WAIT. THERE. RIGHT THERE. Hold that face. That disgusted grimace has roots in ancient genetics. You just received a directive from your DNA.
A roll of the dice
I’m going to tell you a story about bad genes, but I need to give you a crash course in genetics first. Genetics, like dice, are governed by basic probability.
You have two copies of every gene in every cell of your body: one from Mom, one from Dad. Genes come in different versions, called ‘alleles’. It’s a bit of a crapshoot- if Mom or Dad have a recessive allele for a gene that has two alleles, they have 50% chance of sticking you with it. If both of them give you the recessive allele, your cells have no choice but to start up their little engines and start pumping out proteins based off of the blueprints of that shitty version. Unlike normal proteins, proteins based on recessive alleles will defy regular cell signals and perpetrate all kinds of rudeness. The parts of the body that use these proteins are negatively affected, sometimes in very serious ways.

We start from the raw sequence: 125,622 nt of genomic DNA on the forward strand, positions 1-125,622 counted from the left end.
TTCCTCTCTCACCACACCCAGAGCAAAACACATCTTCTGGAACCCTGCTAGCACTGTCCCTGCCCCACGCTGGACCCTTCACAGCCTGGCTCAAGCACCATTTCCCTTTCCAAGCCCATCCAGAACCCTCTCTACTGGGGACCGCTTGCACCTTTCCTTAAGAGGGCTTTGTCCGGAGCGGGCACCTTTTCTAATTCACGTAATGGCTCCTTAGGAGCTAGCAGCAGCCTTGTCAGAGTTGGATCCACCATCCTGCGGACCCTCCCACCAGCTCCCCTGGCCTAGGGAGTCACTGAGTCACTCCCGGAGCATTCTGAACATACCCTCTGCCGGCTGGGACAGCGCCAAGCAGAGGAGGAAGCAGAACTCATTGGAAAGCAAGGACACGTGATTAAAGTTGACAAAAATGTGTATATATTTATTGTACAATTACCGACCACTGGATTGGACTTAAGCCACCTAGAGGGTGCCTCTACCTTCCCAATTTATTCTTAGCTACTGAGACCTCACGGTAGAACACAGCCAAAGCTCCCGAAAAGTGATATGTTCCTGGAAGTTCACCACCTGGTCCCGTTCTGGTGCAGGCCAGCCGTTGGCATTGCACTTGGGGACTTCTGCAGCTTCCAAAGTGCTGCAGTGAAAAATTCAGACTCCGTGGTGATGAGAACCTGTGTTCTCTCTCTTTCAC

The thing is- your sisters and brothers are also likely to get a copy of the bad version of the gene, and any babies you have with them will have a higher likelihood of exposing an ‘inbred’ trait. For a glimpse of how this can turn out, check out my post on the ugliest dog in the world, Sam, who is horribly inbred.
Luckily, the infinite sandpaper of evolution has scrubbed away all parts of your brain that are attracted to your siblings.
Excluding the various sad sacks on Maury and Jerry Springer, most animals have gotten better and better at figuring out who their relatives are so they can avoid them when it comes time to breed.
So get over it. I know it’s gross, but inbreeding avoidance (that “BLECH” face) is just an indication that your DNA is working. Our ancient genetic script is looking out for us, whether we know it or not.